Sincerely,

The Staff of WKNC

Categories
Non-Music News

Student Media Hosting Sidewalk Café

NC State Student Media will host a Sidewalk Café on Tuesday, Jan. 19 from 11 a.m. to 2 p.m. on Harris Field.

Interested students can drop by this outdoor open house for free coffee and cocoa (while supplies last) and learn about entry-level paid and volunteer positions within Student Media. More than 300 students are involved with Student Media each year in writing, design, photography, videography, DJing, sales, social media and marketing roles.

Other Winter Welcome Week activities include:

  • Nubian Message Virtual Interest Meeting on Sunday, Jan. 17 at 5 p.m. over Zoom
  • WKNC DJ Interest Meeting on Wednesday, Jan. 20 at 6 p.m. over Zoom
  • WKNC DJ Internet Meeting on Thursday, Jan. 21 at 6 p.m. over Zoom
  • Technician Virtual Open House on Thursday, Jan. 21 at 6 p.m. over Zoom
  • Technician Virtual Open House on Friday, Jan. 22 at 3 p.m. over Zoom
  • WKNC Dance Stream on Friday, Jan. 22 at 7:30 p.m. on WKNC’s YouTube channel
Categories
Non-Music News

WKNC provides winter clothing to Raleigh non-profits

In support of its local community, WKNC 88.1 FM HD-1/HD-2 held a winter clothing drive on Jan. 3, from noon to 4 p.m. Donations were dropped off at the Women’s Center, located at 400 S. West Street in downtown Raleigh.

All items collected in this drive were distributed between Healing Transitions and the Wake County Women’s Center on Jan. 4. Healing Transitions is a center aimed at assisting homeless, uninsured and underserved individuals struggling with alcoholism and drug addictions on the road to recovery. The Women’s Center has helped women for over 40 years by providing resources and assistance in breaking the cycles of abuse and homelessness.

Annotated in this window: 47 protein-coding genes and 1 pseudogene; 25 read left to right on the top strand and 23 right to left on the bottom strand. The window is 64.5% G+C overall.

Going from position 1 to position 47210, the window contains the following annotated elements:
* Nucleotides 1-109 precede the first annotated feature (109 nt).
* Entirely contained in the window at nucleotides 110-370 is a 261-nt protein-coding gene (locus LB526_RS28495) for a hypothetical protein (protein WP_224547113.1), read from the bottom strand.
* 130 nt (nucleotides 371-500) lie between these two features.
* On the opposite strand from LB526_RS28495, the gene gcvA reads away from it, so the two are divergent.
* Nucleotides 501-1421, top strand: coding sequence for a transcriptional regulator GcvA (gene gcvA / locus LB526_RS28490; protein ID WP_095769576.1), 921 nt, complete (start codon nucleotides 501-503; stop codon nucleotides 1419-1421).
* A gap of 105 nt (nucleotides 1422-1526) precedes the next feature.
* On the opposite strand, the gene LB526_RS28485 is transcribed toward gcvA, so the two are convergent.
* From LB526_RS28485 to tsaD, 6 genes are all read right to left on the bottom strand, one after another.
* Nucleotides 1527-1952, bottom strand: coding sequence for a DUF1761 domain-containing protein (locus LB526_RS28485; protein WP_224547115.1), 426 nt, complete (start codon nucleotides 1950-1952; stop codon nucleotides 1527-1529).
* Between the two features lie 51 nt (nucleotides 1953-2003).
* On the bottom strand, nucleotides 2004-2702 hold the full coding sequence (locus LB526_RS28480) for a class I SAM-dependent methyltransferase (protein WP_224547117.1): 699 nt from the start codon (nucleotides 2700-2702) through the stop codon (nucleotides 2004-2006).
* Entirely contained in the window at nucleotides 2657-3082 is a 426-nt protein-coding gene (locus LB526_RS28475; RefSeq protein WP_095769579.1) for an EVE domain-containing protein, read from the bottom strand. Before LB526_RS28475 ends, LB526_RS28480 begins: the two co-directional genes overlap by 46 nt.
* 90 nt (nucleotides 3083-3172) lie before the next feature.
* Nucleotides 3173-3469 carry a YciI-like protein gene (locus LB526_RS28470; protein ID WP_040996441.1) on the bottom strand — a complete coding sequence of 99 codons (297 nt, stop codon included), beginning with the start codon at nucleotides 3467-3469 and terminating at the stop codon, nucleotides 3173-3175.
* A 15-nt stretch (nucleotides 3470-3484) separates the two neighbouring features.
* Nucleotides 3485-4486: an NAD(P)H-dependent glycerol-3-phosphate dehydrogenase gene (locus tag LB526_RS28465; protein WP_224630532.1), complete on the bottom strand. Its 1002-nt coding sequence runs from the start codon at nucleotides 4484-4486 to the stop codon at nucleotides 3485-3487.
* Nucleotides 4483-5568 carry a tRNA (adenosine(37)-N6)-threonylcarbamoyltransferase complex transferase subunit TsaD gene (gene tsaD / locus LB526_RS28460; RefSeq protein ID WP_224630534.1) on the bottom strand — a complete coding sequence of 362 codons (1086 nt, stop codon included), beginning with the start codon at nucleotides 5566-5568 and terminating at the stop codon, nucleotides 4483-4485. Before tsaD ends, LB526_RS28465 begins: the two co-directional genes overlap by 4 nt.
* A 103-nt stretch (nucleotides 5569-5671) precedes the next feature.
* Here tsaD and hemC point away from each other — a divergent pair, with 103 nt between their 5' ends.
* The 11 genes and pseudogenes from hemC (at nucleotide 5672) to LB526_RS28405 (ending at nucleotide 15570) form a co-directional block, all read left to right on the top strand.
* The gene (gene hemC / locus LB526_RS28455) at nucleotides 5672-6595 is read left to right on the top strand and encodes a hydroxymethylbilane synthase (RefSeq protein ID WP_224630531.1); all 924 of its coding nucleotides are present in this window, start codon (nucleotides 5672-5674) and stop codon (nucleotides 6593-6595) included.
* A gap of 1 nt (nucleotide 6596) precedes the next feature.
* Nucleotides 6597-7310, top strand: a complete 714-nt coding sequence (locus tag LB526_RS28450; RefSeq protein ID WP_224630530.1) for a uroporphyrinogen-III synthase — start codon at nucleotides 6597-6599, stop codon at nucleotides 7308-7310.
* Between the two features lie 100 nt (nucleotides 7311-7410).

Thanks to WKNC’s audience, the drive was able to collect four XL boxes of women’s apparel, three XL boxes of men’s clothing, another box of children’s supplies, seven containers of blankets, four sleeping bags, and an excess of hats, gloves, socks, shoes, bras, scarves and bags/backpacks. More information on how these nonprofits serve their client populations, with the aid of community donations, can be found at WCWC.org and Healing-Transitions.org

“The success of this event comes largely from the generosity of our audience members,” says WKNC General Manager Laura Mooney. “We are also grateful to the staff of Healing Transitions and the Women’s Center for their assistance with event coordination and the use of the warehouse at the Women’s Center.”